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Corals are able to share nutrients with each other. They pass these nutrients back and forth through gastrovascular canals that are located in the coenosarc.
Most corals are sessile meaning they cannot move to obtain food. Instead they stick out tentacles to catch prey items such as zooplankton and other food particles. The prey is dependent on the size of the coral polyp. Then they use their tentacles to place the prey into their mouths. In other lessons, you will learn other ways that corals feed.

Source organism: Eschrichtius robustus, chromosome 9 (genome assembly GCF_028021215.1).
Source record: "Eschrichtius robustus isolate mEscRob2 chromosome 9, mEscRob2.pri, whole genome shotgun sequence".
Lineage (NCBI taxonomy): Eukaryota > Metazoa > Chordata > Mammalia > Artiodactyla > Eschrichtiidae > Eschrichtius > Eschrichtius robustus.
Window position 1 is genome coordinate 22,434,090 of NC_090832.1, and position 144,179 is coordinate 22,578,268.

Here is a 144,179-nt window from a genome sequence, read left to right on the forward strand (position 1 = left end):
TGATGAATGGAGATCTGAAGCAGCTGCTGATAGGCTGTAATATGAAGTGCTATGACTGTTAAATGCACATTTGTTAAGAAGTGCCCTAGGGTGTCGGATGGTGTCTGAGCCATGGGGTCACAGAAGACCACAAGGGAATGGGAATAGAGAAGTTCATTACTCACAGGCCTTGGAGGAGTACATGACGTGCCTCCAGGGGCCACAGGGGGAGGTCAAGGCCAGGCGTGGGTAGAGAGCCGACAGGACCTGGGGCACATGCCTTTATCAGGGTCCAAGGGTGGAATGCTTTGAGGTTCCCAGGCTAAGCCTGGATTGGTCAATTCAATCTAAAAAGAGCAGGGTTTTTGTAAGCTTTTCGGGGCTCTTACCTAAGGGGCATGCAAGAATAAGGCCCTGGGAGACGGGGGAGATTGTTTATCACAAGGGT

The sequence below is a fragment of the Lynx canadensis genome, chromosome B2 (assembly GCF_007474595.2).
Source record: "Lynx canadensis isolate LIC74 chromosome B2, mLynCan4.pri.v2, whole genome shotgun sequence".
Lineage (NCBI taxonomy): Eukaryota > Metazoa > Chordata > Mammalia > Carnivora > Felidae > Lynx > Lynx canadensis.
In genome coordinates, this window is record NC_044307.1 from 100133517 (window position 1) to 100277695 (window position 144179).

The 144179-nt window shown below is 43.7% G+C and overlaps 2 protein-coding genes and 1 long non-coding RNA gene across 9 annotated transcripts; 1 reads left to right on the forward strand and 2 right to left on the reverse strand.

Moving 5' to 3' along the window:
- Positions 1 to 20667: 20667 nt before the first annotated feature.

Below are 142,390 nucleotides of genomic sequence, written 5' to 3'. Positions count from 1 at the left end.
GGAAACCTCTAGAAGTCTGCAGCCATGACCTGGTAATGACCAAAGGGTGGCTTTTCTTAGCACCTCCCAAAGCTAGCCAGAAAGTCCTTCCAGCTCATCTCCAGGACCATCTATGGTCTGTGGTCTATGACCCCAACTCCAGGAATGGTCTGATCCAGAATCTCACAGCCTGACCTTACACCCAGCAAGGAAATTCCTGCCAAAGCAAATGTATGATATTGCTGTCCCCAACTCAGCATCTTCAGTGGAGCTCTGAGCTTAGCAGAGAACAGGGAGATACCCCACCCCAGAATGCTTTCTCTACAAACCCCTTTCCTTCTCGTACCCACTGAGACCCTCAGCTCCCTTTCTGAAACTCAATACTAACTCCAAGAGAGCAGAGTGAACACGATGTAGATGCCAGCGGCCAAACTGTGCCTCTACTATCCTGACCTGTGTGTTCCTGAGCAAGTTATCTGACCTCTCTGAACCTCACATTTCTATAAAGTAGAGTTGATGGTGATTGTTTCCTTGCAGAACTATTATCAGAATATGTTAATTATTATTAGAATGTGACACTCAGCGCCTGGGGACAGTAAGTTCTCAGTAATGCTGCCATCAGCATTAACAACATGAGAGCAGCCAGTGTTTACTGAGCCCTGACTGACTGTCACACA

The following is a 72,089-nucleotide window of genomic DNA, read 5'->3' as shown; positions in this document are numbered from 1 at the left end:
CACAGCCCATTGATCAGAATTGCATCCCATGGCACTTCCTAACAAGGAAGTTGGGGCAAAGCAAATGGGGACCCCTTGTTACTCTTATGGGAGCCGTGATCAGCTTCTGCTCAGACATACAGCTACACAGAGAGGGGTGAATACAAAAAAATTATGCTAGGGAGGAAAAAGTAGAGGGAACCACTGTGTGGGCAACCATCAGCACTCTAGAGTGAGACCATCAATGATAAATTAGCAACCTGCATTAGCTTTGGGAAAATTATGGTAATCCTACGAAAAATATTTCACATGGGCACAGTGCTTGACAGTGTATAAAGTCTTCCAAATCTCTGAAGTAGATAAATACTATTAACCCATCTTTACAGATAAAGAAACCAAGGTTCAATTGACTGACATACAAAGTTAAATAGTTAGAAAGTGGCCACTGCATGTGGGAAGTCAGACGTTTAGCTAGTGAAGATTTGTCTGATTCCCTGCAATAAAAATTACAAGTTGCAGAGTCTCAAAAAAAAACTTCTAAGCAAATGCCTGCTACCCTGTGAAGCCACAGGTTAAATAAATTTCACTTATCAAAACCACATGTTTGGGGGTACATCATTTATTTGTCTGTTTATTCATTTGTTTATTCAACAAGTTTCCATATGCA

Nematocysts are stinging cells that help aid corals in feeding. When the cell is stimulated a barb shoots out of the capsule, unraveling the coil, and impaling or wrapping around the prey item. The barb contains toxins that subdue its victim.
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